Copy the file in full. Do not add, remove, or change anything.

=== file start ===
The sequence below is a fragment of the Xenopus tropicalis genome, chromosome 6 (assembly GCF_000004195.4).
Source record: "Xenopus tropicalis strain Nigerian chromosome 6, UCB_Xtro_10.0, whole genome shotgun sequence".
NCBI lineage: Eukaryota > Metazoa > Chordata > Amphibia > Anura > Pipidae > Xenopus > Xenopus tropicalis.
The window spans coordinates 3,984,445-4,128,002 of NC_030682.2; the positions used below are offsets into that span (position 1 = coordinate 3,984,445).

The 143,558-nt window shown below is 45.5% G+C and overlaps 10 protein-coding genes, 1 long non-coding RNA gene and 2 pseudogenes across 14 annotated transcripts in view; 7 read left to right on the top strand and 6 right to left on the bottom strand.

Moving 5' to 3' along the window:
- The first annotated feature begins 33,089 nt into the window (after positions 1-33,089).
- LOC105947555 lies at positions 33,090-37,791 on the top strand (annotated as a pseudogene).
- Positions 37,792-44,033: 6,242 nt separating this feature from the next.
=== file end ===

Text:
The sequence below is a fragment of the Xenopus tropicalis genome, chromosome 6 (assembly GCF_000004195.4).
Source record: "Xenopus tropicalis strain Nigerian chromosome 6, UCB_Xtro_10.0, whole genome shotgun sequence".
NCBI lineage: Eukaryota > Metazoa > Chordata > Amphibia > Anura > Pipidae > Xenopus > Xenopus tropicalis.
The window spans coordinates 3,984,445-4,128,002 of NC_030682.2; the positions used below are offsets into that span (position 1 = coordinate 3,984,445).

The 143,558-nt window shown below is 45.5% G+C and overlaps 10 protein-coding genes, 1 long non-coding RNA gene and 2 pseudogenes across 14 annotated transcripts in view; 7 read left to right on the top strand and 6 right to left on the bottom strand.

Moving 5' to 3' along the window:
- The first annotated feature begins 33,089 nt into the window (after positions 1-33,089).
- LOC105947555 lies at positions 33,090-37,791 on the top strand (annotated as a pseudogene).
- Positions 37,792-44,033: 6,242 nt separating this feature from the next.